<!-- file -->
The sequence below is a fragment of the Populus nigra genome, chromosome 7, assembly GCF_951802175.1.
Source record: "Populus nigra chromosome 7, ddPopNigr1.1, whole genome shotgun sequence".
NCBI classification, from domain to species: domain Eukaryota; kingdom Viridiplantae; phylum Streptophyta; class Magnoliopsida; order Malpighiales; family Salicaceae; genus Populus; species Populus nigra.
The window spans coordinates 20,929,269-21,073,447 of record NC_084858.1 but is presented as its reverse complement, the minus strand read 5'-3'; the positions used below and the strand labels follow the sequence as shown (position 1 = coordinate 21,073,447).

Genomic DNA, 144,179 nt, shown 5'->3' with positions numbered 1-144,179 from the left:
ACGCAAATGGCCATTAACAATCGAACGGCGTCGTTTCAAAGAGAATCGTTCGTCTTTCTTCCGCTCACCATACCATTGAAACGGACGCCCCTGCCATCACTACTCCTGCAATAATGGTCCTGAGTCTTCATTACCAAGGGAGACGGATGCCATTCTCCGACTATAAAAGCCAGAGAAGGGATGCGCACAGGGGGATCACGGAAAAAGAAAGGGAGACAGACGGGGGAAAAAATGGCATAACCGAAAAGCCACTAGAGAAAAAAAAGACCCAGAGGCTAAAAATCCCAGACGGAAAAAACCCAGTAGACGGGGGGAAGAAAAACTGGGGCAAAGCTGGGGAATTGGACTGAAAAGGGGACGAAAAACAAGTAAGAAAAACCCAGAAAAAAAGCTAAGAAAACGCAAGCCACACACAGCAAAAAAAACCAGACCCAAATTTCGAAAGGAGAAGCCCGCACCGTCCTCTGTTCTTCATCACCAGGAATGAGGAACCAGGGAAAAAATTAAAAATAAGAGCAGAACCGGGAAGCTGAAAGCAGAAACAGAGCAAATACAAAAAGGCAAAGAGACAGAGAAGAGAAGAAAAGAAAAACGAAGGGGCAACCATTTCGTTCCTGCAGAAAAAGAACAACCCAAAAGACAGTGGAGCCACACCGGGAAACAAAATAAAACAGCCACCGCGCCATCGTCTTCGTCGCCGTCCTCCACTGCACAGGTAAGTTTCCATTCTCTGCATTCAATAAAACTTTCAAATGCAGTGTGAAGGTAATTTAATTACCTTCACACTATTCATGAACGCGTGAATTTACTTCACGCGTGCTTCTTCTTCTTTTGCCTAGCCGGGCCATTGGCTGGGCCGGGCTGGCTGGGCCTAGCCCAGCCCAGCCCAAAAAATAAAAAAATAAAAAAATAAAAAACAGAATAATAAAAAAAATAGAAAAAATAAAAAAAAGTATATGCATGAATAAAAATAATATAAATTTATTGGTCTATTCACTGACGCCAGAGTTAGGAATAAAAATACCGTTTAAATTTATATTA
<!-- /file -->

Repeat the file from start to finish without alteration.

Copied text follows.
The sequence below is a fragment of the Populus nigra genome, chromosome 7, assembly GCF_951802175.1.
Source record: "Populus nigra chromosome 7, ddPopNigr1.1, whole genome shotgun sequence".
NCBI classification, from domain to species: domain Eukaryota; kingdom Viridiplantae; phylum Streptophyta; class Magnoliopsida; order Malpighiales; family Salicaceae; genus Populus; species Populus nigra.
The window spans coordinates 20,929,269-21,073,447 of record NC_084858.1 but is presented as its reverse complement, the minus strand read 5'-3'; the positions used below and the strand labels follow the sequence as shown (position 1 = coordinate 21,073,447).

Genomic DNA, 144,179 nt, shown 5'->3' with positions numbered 1-144,179 from the left:
ACGCAAATGGCCATTAACAATCGAACGGCGTCGTTTCAAAGAGAATCGTTCGTCTTTCTTCCGCTCACCATACCATTGAAACGGACGCCCCTGCCATCACTACTCCTGCAATAATGGTCCTGAGTCTTCATTACCAAGGGAGACGGATGCCATTCTCCGACTATAAAAGCCAGAGAAGGGATGCGCACAGGGGGATCACGGAAAAAGAAAGGGAGACAGACGGGGGAAAAAATGGCATAACCGAAAAGCCACTAGAGAAAAAAAAGACCCAGAGGCTAAAAATCCCAGACGGAAAAAACCCAGTAGACGGGGGGAAGAAAAACTGGGGCAAAGCTGGGGAATTGGACTGAAAAGGGGACGAAAAACAAGTAAGAAAAACCCAGAAAAAAAGCTAAGAAAACGCAAGCCACACACAGCAAAAAAAACCAGACCCAAATTTCGAAAGGAGAAGCCCGCACCGTCCTCTGTTCTTCATCACCAGGAATGAGGAACCAGGGAAAAAATTAAAAATAAGAGCAGAACCGGGAAGCTGAAAGCAGAAACAGAGCAAATACAAAAAGGCAAAGAGACAGAGAAGAGAAGAAAAGAAAAACGAAGGGGCAACCATTTCGTTCCTGCAGAAAAAGAACAACCCAAAAGACAGTGGAGCCACACCGGGAAACAAAATAAAACAGCCACCGCGCCATCGTCTTCGTCGCCGTCCTCCACTGCACAGGTAAGTTTCCATTCTCTGCATTCAATAAAACTTTCAAATGCAGTGTGAAGGTAATTTAATTACCTTCACACTATTCATGAACGCGTGAATTTACTTCACGCGTGCTTCTTCTTCTTTTGCCTAGCCGGGCCATTGGCTGGGCCGGGCTGGCTGGGCCTAGCCCAGCCCAGCCCAAAAAATAAAAAAATAAAAAAATAAAAAACAGAATAATAAAAAAAATAGAAAAAATAAAAAAAAGTATATGCATGAATAAAAATAATATAAATTTATTGGTCTATTCACTGACGCCAGAGTTAGGAATAAAAATACCGTTTAAATTTATATTA